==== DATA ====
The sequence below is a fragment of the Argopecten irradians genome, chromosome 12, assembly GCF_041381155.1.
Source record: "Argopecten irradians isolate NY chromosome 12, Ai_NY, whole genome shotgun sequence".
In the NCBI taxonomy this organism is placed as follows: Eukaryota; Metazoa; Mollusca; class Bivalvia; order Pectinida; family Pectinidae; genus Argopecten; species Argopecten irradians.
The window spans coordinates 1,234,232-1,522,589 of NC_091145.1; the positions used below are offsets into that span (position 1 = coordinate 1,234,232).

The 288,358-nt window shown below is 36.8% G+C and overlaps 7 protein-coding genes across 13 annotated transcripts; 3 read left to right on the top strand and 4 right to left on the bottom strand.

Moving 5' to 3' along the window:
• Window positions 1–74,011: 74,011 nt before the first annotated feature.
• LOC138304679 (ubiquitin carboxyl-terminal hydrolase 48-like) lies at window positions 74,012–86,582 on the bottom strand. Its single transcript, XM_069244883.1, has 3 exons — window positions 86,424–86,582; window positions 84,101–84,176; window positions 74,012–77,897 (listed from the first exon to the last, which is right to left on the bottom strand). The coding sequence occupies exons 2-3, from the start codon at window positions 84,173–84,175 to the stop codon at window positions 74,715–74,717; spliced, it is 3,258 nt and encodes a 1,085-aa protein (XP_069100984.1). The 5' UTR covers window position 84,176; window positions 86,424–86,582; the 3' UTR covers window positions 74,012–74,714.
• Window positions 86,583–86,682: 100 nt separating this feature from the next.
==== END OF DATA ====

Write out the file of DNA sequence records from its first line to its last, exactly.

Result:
The sequence below is a fragment of the Argopecten irradians genome, chromosome 12, assembly GCF_041381155.1.
Source record: "Argopecten irradians isolate NY chromosome 12, Ai_NY, whole genome shotgun sequence".
In the NCBI taxonomy this organism is placed as follows: Eukaryota; Metazoa; Mollusca; class Bivalvia; order Pectinida; family Pectinidae; genus Argopecten; species Argopecten irradians.
The window spans coordinates 1,234,232-1,522,589 of NC_091145.1; the positions used below are offsets into that span (position 1 = coordinate 1,234,232).

The 288,358-nt window shown below is 36.8% G+C and overlaps 7 protein-coding genes across 13 annotated transcripts; 3 read left to right on the top strand and 4 right to left on the bottom strand.

Moving 5' to 3' along the window:
• Window positions 1–74,011: 74,011 nt before the first annotated feature.
• LOC138304679 (ubiquitin carboxyl-terminal hydrolase 48-like) lies at window positions 74,012–86,582 on the bottom strand. Its single transcript, XM_069244883.1, has 3 exons — window positions 86,424–86,582; window positions 84,101–84,176; window positions 74,012–77,897 (listed from the first exon to the last, which is right to left on the bottom strand). The coding sequence occupies exons 2-3, from the start codon at window positions 84,173–84,175 to the stop codon at window positions 74,715–74,717; spliced, it is 3,258 nt and encodes a 1,085-aa protein (XP_069100984.1). The 5' UTR covers window position 84,176; window positions 86,424–86,582; the 3' UTR covers window positions 74,012–74,714.
• Window positions 86,583–86,682: 100 nt separating this feature from the next.